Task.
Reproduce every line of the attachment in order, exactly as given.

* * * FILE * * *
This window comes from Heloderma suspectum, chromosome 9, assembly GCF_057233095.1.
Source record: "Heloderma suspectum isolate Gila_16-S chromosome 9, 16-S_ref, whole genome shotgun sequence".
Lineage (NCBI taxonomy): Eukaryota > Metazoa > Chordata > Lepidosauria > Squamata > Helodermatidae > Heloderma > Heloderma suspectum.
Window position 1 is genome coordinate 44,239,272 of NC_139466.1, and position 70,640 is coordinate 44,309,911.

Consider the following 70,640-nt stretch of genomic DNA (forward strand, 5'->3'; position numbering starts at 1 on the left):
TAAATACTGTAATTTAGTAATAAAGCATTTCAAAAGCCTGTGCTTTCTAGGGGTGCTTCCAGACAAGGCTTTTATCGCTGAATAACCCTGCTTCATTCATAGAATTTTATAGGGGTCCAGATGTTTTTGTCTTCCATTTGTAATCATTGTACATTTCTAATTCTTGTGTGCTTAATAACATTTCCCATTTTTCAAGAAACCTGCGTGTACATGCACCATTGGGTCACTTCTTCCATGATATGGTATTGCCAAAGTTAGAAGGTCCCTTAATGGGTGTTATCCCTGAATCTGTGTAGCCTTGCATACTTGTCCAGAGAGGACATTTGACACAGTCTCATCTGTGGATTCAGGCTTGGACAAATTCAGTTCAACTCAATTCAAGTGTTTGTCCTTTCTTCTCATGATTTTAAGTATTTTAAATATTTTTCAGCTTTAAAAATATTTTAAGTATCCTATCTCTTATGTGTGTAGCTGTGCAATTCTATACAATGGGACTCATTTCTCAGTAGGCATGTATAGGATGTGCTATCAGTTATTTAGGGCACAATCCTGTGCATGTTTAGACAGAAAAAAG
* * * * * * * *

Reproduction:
This window comes from Heloderma suspectum, chromosome 9, assembly GCF_057233095.1.
Source record: "Heloderma suspectum isolate Gila_16-S chromosome 9, 16-S_ref, whole genome shotgun sequence".
Lineage (NCBI taxonomy): Eukaryota > Metazoa > Chordata > Lepidosauria > Squamata > Helodermatidae > Heloderma > Heloderma suspectum.
Window position 1 is genome coordinate 44,239,272 of NC_139466.1, and position 70,640 is coordinate 44,309,911.

Consider the following 70,640-nt stretch of genomic DNA (forward strand, 5'->3'; position numbering starts at 1 on the left):
TAAATACTGTAATTTAGTAATAAAGCATTTCAAAAGCCTGTGCTTTCTAGGGGTGCTTCCAGACAAGGCTTTTATCGCTGAATAACCCTGCTTCATTCATAGAATTTTATAGGGGTCCAGATGTTTTTGTCTTCCATTTGTAATCATTGTACATTTCTAATTCTTGTGTGCTTAATAACATTTCCCATTTTTCAAGAAACCTGCGTGTACATGCACCATTGGGTCACTTCTTCCATGATATGGTATTGCCAAAGTTAGAAGGTCCCTTAATGGGTGTTATCCCTGAATCTGTGTAGCCTTGCATACTTGTCCAGAGAGGACATTTGACACAGTCTCATCTGTGGATTCAGGCTTGGACAAATTCAGTTCAACTCAATTCAAGTGTTTGTCCTTTCTTCTCATGATTTTAAGTATTTTAAATATTTTTCAGCTTTAAAAATATTTTAAGTATCCTATCTCTTATGTGTGTAGCTGTGCAATTCTATACAATGGGACTCATTTCTCAGTAGGCATGTATAGGATGTGCTATCAGTTATTTAGGGCACAATCCTGTGCATGTTTAGACAGAAAAAAG